After constructing the sump, the next step is to start the excavation for the foundation. Before starting the foundation of your house, you must have decided the construction system that you want to adopt.
There are two methods of constructing houses, the load-bearing-wall system and the column-beam-frame structure system. Both these systems have been explained here with advantages and disadvantages:

Load bearing wall structure: is one of the earliest forms of construction. Raising the house, wall over wall and floor over floor, has been the most common method all over the world. In this system, the load is supported and transferred to the foundation through the masonry walls and there are no concrete structural elements, like columns or beams to support the load. Therefore, the walls must be strong enough for the purpose and are usually 9 inches or more in thickness.
Frame structure: also known as column-beam structure has a combination of beams and columns to  support and transfer the load. The roof load rests on the beams, the beams transfer the  load to the columns, which in turn transfer the load to the foundation. In this system, the masonry walls are not subjected to any load and so, the interior layout is flexible and can be changed any time. The walls can be thinner too, thus increasing the carpet area. Frame structures are preferable to load bearing wall structure in the construction of large and multi-storey buildings. 

Both the systems have their respective advantages and drawbacks, hence require a judicious approach in deciding which system to go for. A simple criterion in making a decision is to consider the location of the site. A frame structure is inevitable where the soil is very loose, ground is water logged, land is earthquake prone, masonry materials are difficult to get and light weight construction is desired. 

But nowadays, irrespective of the site context we see most constructions including houses being done with columns and beams. Even though the construction costs have gone up, people want frame structures because they think, they are safer and stronger. But this is not entirely true. Some of the myths on this matter have been busted here.

Earthquake resistant: Most people think that having many columns is a surefire bet against earthquakes. For structural stability against earthquakes, column-beams are not enough, other elements such as corner stiffeners, diagonal bracing and horizontal ties must be incorporated after designing the structure. If such issues are not adequately addressed, a framed building is bound to crack or collapse as much as a walled building would in the event of a strong earthquake.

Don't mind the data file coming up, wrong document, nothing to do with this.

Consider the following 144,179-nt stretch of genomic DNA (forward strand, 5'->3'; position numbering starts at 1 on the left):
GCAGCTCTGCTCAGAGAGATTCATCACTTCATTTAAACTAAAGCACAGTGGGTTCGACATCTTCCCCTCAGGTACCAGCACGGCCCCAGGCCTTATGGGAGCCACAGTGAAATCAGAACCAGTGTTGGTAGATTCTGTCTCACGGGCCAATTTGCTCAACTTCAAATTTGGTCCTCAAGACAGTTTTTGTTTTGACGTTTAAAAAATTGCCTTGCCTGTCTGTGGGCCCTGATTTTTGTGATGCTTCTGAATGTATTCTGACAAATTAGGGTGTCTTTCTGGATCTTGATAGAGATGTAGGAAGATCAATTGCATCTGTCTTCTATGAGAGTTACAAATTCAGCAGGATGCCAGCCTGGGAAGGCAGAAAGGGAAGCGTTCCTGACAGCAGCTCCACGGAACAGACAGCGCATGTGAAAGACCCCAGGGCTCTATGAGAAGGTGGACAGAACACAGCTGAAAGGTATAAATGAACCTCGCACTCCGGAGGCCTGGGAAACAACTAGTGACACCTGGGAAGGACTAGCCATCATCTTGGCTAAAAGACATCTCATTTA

Cost reduction due to thinner walls: The additional costs of the concrete components nullify the masonry savings. Moreover thin walls allow sound and water seepage and hence need to be adequately water-proofed which adds to the cost. Additionally, walls and beams in framed buildings require perfect alignment and proper junction between the different materials, which means skilled work and hence more cost.

Speed of Construction: The speed of construction is a factor in multi-storey buildings but is inconsequential for houses, where time saved by erecting columns is negligible, considering the time consumed in finishing the entire house. 

Can add more floors: Most houses do not exceed 3 floors and will not get permisssion for more floors. A three storey building can be built using load-bearing walls. But people erraneously believe or are made to believe by professionals and market forces that a column-beam structure is necessary for stability in buildings with more than one floor.
The truth of the matter is that RCC frames cost money and consume resources, energy and are not eco-friendly in comparison to masonry walls. So you must take a decision based on the 'ground-reality' before  the start of the construction.

Once you have decided the type of construction method that you want to adopt, then the next step is to build the foundation. The details are explained here:
To know more about the different stages involved in the construction of a house, go to:

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